newEc2Connection = None
print("Creating ec2Connection for source region: " + region)
ec2Connection = lib.getEc2Connection(region, keys)

if newRegion is None:
    newRegion = region
else:
    print("New Region Detected, creating for New region: " + newRegion)
    newEc2Connection = lib.getEc2Connection(newRegion, keys)
    newRegionInfo = newEc2Connection.region

print("new region is: %s" % newRegion)

if newSecurityGroupName is None:
    newSecurityGroupName = securityGroupName

print ("new security group is: %s" % newSecurityGroupName)

# if copying in the same region the new security group cannot have the same name.
if newRegion == region:
    if newSecurityGroupName == securityGroupName:
        print ("Old and new security groups cannot have the same name when copying to the same region.")
        exit(1)

groups = [group for group in ec2Connection.get_all_security_groups() if group.name == securityGroupName]
print"got groups count " + str(len(groups))
if groups:
    theOldGroup = groups[0]
    print theOldGroup.rules
else:
    print("Can't find security group by the name of: %s" % securityGroupName)
    exit(1)
print groups
pprint(theOldGroup)

if newEc2Connection is not None:
    print("Creating new security group in new region")
    sg = newEc2Connection.create_security_group(newSecurityGroupName, newSecurityGroupName, vpcId)
    sleep(5)
else:
    print("Creating new security group in current region")
    sg = ec2Connection.create_security_group(newSecurityGroupName, newSecurityGroupName, vpcId)
    sleep(5)

source_groups = []
for rule in theOldGroup.rules:
    for grant in rule.grants:
        strGrant = str(grant)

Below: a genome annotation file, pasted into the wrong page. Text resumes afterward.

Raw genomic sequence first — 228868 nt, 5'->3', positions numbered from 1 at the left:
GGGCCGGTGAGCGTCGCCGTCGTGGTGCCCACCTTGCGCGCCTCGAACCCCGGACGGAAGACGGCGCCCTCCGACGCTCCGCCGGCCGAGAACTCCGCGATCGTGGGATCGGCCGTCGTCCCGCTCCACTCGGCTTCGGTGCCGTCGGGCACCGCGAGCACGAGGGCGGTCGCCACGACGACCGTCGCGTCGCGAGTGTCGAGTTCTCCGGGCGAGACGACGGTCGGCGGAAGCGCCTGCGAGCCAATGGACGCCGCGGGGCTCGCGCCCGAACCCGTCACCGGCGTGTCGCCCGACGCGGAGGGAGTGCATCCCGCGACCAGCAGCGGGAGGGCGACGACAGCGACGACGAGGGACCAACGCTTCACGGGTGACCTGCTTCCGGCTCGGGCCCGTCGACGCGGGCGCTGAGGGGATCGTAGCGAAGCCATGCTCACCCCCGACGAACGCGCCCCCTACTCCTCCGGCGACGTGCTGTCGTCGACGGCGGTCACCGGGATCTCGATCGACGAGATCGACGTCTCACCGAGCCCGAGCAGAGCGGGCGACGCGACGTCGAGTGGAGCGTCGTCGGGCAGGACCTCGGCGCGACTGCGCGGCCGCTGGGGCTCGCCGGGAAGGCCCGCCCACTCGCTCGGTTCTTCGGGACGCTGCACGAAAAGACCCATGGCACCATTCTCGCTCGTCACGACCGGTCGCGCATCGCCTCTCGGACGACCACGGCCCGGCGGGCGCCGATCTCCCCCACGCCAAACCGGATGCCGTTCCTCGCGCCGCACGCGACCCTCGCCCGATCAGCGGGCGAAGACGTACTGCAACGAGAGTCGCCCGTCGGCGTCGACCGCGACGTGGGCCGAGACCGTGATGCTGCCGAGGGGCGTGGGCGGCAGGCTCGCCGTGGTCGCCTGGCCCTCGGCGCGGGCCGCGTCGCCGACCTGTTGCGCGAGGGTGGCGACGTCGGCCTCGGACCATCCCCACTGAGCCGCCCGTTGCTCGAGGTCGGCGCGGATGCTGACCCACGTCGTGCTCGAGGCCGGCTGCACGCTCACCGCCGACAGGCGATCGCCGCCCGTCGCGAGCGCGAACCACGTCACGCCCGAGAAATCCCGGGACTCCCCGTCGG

print(strGrant)
        if strGrant.startswith("sg"):
            print("Cannot copy 'security group rule' (%s)... only cidr_ip's e.g. xxx.xxx.xxx.xxx/yy." % strGrant)
            continue
        grant_nom = grant.name or grant.group_id
        if grant_nom:
            if grant_nom not in source_groups:
                source_groups.append(grant_nom)
                sg.authorize(rule.ip_protocol, rule.from_port, rule.to_port, grant)
        else:
            sg.authorize(rule.ip_protocol, rule.from_port, rule.to_port, grant.cidr_ip)
return sg 
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From the EC2 console, click on Launch Instance and proceed to enter dummy info until you get to the security group section..

From here click on "Select an Existing Security Group", and below you will see all the security groups you have for that particular VPC. You should see a "Copy to New" link under "Actions", use this to copy all of your ACLs to a new SG.

Or I suppose you could use a script - this is faster IMO..

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Due to lack of a proper way of doing this online, I created a super simple script to handle it. Have a look if you're interested.

https://github.com/pedropregueiro/migrate-ec2-secgroups

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This is not really a good candidate for an "answer" submission. Might be useful as a comment when you have enough rep to post those. –  Andrew B May 22 at 16:31